Jon Bowling, President Thin-nology
So, you got a message from a lawyer explaining that a relative your family had never told you about has died and left you, his only relative, his fortune. You read on to realize that the reason your family had never spoken of this rich relative is because he had lived, far off, in the jungles of Africa.
The lawyer briefly explains that in order to process your dead relative’s Last Will and Testament that he will need a small payment towards the processing fee. All he needs from you is a piece of paper authorizing the transfer of just a couple of thousand dollars. Your reward is the millions this rich relative has left to you.
I mean how lucky can one get. You wake up in the morning, go through the dreary routine of feeding the kids, listening to your wife or husband moan about their boss, and wonder how your going to make the mortgage payment and… Bingo. The thing everyone dreams about. A rich forgotten relative with millions, has died and left it all to you.
So what ya gonna do? You gonna send the money? Right?
We discussed in the last article one of the oldest phishing scams, this is the original, and one that is still played today. We know people who have given up ten’s of thousands of dollars to guys in Nigeria, sitting in Internet café’s scamming people out of their hard earned dollars. I know, there are those that say, “my parents told us we had an uncle that left and went to live in Africa and they had never heard from him again.”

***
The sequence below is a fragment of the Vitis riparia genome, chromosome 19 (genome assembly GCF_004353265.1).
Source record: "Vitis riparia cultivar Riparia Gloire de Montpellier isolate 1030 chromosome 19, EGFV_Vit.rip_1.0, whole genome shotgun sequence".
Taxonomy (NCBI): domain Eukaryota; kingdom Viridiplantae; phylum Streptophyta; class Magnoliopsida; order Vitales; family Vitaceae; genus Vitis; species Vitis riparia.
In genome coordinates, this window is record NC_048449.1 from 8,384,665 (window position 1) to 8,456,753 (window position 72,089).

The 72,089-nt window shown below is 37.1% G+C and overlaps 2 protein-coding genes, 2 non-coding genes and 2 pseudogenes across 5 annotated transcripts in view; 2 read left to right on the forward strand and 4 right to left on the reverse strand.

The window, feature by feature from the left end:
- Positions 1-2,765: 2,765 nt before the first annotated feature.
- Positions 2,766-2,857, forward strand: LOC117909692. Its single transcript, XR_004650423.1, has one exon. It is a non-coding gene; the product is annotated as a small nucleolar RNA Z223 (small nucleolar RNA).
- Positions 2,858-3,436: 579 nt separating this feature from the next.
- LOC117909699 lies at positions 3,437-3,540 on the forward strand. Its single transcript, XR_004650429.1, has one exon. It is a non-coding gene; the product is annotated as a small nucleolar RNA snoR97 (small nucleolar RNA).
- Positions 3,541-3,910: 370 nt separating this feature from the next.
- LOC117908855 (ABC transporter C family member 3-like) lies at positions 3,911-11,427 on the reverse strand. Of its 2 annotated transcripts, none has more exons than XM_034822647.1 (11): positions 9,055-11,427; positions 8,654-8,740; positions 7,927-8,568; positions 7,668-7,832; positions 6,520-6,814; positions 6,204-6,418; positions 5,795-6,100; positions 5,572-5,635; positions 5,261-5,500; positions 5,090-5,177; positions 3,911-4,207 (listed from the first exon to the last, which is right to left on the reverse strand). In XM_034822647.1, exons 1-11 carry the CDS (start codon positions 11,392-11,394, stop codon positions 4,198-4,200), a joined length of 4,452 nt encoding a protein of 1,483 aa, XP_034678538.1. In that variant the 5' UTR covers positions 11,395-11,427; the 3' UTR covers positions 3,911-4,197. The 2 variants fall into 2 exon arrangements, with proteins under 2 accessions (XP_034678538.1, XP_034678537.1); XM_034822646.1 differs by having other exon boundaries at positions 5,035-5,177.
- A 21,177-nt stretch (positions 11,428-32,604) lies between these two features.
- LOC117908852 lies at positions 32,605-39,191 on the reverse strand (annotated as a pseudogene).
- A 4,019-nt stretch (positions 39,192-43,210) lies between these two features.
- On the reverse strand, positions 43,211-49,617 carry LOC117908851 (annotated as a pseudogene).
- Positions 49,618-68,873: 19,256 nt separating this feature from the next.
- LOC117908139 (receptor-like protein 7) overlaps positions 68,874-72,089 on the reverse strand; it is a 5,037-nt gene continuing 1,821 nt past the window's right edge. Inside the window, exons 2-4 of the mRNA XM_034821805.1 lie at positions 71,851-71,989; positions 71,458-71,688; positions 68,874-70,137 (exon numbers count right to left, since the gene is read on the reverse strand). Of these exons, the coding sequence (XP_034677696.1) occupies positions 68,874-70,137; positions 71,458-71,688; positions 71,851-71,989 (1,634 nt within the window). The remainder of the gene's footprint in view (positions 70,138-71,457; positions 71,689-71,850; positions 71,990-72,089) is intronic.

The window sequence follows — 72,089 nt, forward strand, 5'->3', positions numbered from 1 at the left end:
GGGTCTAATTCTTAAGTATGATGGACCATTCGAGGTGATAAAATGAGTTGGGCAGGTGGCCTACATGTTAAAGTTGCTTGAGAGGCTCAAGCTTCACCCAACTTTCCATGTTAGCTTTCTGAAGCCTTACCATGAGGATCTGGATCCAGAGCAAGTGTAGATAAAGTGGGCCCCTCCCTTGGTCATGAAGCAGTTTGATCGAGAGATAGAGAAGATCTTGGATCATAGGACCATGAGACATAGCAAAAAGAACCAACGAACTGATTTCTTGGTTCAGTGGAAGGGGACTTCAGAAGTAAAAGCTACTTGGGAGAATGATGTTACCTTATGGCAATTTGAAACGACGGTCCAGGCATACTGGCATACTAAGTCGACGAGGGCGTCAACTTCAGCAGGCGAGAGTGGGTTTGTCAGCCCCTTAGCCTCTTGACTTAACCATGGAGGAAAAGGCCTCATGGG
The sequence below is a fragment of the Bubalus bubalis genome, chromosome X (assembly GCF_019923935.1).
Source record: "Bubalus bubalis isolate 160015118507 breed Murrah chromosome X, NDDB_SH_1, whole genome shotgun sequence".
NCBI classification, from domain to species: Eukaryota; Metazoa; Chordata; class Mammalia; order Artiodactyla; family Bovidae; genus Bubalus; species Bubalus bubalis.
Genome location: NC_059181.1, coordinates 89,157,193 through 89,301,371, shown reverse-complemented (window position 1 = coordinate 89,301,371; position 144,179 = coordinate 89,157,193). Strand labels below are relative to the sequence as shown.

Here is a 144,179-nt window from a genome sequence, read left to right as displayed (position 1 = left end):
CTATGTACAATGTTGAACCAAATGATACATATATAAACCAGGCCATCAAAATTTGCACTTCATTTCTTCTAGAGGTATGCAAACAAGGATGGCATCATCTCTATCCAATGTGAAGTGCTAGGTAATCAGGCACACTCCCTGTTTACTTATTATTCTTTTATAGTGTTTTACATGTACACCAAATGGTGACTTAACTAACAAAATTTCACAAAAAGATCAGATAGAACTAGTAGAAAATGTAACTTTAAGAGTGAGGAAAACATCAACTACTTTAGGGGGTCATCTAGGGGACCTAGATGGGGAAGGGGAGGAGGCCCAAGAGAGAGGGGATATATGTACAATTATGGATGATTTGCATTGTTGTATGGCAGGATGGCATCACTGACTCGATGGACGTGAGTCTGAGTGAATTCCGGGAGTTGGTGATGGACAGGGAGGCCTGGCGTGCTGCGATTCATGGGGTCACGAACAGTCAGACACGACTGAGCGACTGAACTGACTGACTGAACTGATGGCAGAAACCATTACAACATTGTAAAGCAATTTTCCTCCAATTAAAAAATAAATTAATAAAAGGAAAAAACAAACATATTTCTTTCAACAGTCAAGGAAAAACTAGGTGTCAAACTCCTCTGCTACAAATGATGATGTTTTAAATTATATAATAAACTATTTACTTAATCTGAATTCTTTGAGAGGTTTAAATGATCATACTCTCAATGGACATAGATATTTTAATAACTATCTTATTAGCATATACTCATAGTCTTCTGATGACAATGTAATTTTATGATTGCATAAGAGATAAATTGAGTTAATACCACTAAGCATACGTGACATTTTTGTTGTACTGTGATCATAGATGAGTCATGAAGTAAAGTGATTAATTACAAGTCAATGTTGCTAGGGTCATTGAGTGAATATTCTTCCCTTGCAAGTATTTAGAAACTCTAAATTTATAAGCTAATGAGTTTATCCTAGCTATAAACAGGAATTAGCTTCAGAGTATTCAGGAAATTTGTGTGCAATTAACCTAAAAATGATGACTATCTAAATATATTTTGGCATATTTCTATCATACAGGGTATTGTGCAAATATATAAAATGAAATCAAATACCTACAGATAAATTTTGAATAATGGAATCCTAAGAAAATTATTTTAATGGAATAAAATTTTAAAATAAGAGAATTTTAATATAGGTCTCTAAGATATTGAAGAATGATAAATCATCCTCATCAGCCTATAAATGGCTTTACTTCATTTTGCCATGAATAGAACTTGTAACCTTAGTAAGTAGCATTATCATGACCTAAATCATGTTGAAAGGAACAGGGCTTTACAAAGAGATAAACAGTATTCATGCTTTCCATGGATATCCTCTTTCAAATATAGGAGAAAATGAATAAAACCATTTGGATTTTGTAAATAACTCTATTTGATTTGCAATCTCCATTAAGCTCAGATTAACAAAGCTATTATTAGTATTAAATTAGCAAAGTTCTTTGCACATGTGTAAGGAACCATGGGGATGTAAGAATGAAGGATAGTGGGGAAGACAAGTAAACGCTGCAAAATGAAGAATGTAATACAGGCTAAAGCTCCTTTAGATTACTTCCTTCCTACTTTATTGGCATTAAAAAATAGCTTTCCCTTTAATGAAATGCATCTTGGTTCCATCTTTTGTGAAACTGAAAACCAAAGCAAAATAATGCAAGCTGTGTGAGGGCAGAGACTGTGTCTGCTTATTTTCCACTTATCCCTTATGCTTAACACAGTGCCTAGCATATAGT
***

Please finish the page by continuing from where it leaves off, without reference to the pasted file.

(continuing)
This type of phishing exercise draws in those who believe they are just one entry away from winning $5000 a week for life from Publishers Clearing House. The difference is about once every couple of years Publishers Clearing House actually picks a winner. In this scam the only winner is the Guy in Nigeria in the Internet Café.
If you had a rich successful relative living in a far-a-way land he would come back every year to show the reset of family what a bunch of losers you were while bragging about his millions. There are other variants to this; sick kids, dying aunties, and on and on and on. This truly is one of those times when the only defense is to use is YOUR COMMON sense. Scammers even scam “go-fund-me” for money; so getting an email like this should send alarm bells in your head that say, I know I have a complainer for a spouse, kids that wine, and a boss that just wont shut up for five minutes but this really is “JUST TO GOOD TO BE TRUE.”